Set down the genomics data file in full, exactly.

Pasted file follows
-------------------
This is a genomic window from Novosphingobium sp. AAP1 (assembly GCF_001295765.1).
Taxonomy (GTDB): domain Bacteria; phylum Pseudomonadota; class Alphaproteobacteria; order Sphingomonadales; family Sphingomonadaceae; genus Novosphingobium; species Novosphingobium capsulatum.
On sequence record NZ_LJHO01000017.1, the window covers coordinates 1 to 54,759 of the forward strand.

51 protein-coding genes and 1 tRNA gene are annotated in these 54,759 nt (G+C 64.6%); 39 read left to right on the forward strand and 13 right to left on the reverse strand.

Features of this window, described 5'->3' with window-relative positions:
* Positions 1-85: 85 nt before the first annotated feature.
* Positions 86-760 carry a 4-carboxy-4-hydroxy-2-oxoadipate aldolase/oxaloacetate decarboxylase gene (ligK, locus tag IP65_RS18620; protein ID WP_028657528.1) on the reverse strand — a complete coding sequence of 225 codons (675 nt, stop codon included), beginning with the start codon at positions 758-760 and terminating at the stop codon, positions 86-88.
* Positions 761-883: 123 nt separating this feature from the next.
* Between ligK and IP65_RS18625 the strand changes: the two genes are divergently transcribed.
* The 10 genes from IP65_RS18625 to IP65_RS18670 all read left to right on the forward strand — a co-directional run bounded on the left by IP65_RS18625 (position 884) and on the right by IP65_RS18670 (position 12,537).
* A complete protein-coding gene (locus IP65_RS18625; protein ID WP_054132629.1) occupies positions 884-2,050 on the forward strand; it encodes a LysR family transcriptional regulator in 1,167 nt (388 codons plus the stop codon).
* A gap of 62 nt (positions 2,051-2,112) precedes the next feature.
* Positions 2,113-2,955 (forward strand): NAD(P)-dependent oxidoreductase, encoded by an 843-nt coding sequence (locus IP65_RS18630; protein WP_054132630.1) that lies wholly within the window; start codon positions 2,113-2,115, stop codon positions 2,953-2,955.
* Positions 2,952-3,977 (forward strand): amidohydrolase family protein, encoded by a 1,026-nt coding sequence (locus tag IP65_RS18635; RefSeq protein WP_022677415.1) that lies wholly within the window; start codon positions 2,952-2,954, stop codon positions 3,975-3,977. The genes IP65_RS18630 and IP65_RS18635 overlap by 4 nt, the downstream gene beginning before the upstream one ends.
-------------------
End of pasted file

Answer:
This is a genomic window from Novosphingobium sp. AAP1 (assembly GCF_001295765.1).
Taxonomy (GTDB): domain Bacteria; phylum Pseudomonadota; class Alphaproteobacteria; order Sphingomonadales; family Sphingomonadaceae; genus Novosphingobium; species Novosphingobium capsulatum.
On sequence record NZ_LJHO01000017.1, the window covers coordinates 1 to 54,759 of the forward strand.

51 protein-coding genes and 1 tRNA gene are annotated in these 54,759 nt (G+C 64.6%); 39 read left to right on the forward strand and 13 right to left on the reverse strand.

Features of this window, described 5'->3' with window-relative positions:
* Positions 1-85: 85 nt before the first annotated feature.
* Positions 86-760 carry a 4-carboxy-4-hydroxy-2-oxoadipate aldolase/oxaloacetate decarboxylase gene (ligK, locus tag IP65_RS18620; protein ID WP_028657528.1) on the reverse strand — a complete coding sequence of 225 codons (675 nt, stop codon included), beginning with the start codon at positions 758-760 and terminating at the stop codon, positions 86-88.
* Positions 761-883: 123 nt separating this feature from the next.
* Between ligK and IP65_RS18625 the strand changes: the two genes are divergently transcribed.
* The 10 genes from IP65_RS18625 to IP65_RS18670 all read left to right on the forward strand — a co-directional run bounded on the left by IP65_RS18625 (position 884) and on the right by IP65_RS18670 (position 12,537).
* A complete protein-coding gene (locus IP65_RS18625; protein ID WP_054132629.1) occupies positions 884-2,050 on the forward strand; it encodes a LysR family transcriptional regulator in 1,167 nt (388 codons plus the stop codon).
* A gap of 62 nt (positions 2,051-2,112) precedes the next feature.
* Positions 2,113-2,955 (forward strand): NAD(P)-dependent oxidoreductase, encoded by an 843-nt coding sequence (locus IP65_RS18630; protein WP_054132630.1) that lies wholly within the window; start codon positions 2,113-2,115, stop codon positions 2,953-2,955.
* Positions 2,952-3,977 (forward strand): amidohydrolase family protein, encoded by a 1,026-nt coding sequence (locus tag IP65_RS18635; RefSeq protein WP_022677415.1) that lies wholly within the window; start codon positions 2,952-2,954, stop codon positions 3,975-3,977. The genes IP65_RS18630 and IP65_RS18635 overlap by 4 nt, the downstream gene beginning before the upstream one ends.